For Many, Turning Point's Outpatient Services Are Most Important

Dec 11, 2021

On a typical Wednesday, Joe Russom arrives to Turning Point in Grand Rapids early, well before 9 a.m. As an outpatient supervisor, he organizes the room clients will be using for their group session, he gets drug tests set up, and he scans over the schedule of individuals who will be stopping in that day, reminding himself of the task list and which clients need to work on what.

Of the many different programs and services Turning Point provides including detox, short-term residential and outpatient, the latter differs from the other two in that individuals aren’t under 24/7 support. The public may know more about inpatient services, which involves care while in a safe environment, than outpatient.

“A lot of people really don’t talk about outpatient services. In some people’s opinion, it is more important because when people are in a safe place, it’s easier to not use drugs because there’s no drugs available,” Russom says. “But when they get out, the world isn’t so easy to deny yourself certain urges.”

Outpatient services can include a bricolage of group sessions, therapy with licensed clinicians, recovery coaching and medicated-assisted treatment. And of course, lots of support from the staff at Turning Point. The services each individual receives varies depending on their specific needs.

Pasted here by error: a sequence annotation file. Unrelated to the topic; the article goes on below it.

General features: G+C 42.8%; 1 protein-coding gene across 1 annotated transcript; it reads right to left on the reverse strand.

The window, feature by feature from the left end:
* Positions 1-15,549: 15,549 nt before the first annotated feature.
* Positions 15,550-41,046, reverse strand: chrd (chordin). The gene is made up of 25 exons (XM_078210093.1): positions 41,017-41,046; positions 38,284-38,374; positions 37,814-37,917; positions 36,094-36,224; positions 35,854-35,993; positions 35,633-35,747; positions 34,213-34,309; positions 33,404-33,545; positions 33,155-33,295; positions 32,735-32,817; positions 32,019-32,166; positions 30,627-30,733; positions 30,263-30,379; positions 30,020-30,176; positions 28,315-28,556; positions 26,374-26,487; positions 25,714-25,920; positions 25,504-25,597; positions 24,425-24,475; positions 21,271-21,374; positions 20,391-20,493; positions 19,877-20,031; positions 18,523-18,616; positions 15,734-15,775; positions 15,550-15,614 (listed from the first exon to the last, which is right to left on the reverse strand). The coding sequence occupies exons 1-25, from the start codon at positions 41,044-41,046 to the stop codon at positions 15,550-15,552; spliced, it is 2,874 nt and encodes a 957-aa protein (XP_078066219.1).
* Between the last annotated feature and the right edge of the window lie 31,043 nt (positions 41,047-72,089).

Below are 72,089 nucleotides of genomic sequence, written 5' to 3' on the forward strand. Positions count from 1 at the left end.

Some individuals are directed to outpatient after being in Turning Point’s inpatient program, while others come in right off the streets.

“We genuinely care about the people that come in,” Russom said. “We’re able to build those relationships with our clients because we actually care. When people are out using drugs or drinking, it’s hard to find people that truly care about you and your well-being. Our staff lets people know that we do care, we care what happens to you, and we want to watch you succeed. When we tell them that and show them that by being there for them, they genuinely open up, they get more honest with themselves and then the rapport builds over time.”


In Russom’s case, some of his connection built with clients emanates from him sharing some of his own recovery story with those he’s helping.

A Big Rapids, Mich., native, Russom grew up in a drug-addicted household and experienced several traumatic events as a child. When he was 15, he started using drugs and was mixing those with alcohol and the medications he was prescribed for some mental disorders.

“I was just lost. My home life was still really messy, I didn’t feel comfortable in school or anywhere else, and the only thing that helped me escape the feelings and the people was to start using drugs.”

He visited a local facility at least five times before the age of 18.

Around the age of 20, he had to be resuscitated on-site following a drug-provoked automobile accident. Instead of a near-fatal crash being a wake-up call, it instead led him deeper into addiction as it gave him a justification to get hooked on opioids.

A year or two later, fearing his soon-to-be-born daughter would grow up in a drug household, Russom went to a residential program for a month-long stay. He said his perceptions changed and he started seeing things more clearly. After getting out, his daughter was a month old and he did everything he could to be a good father.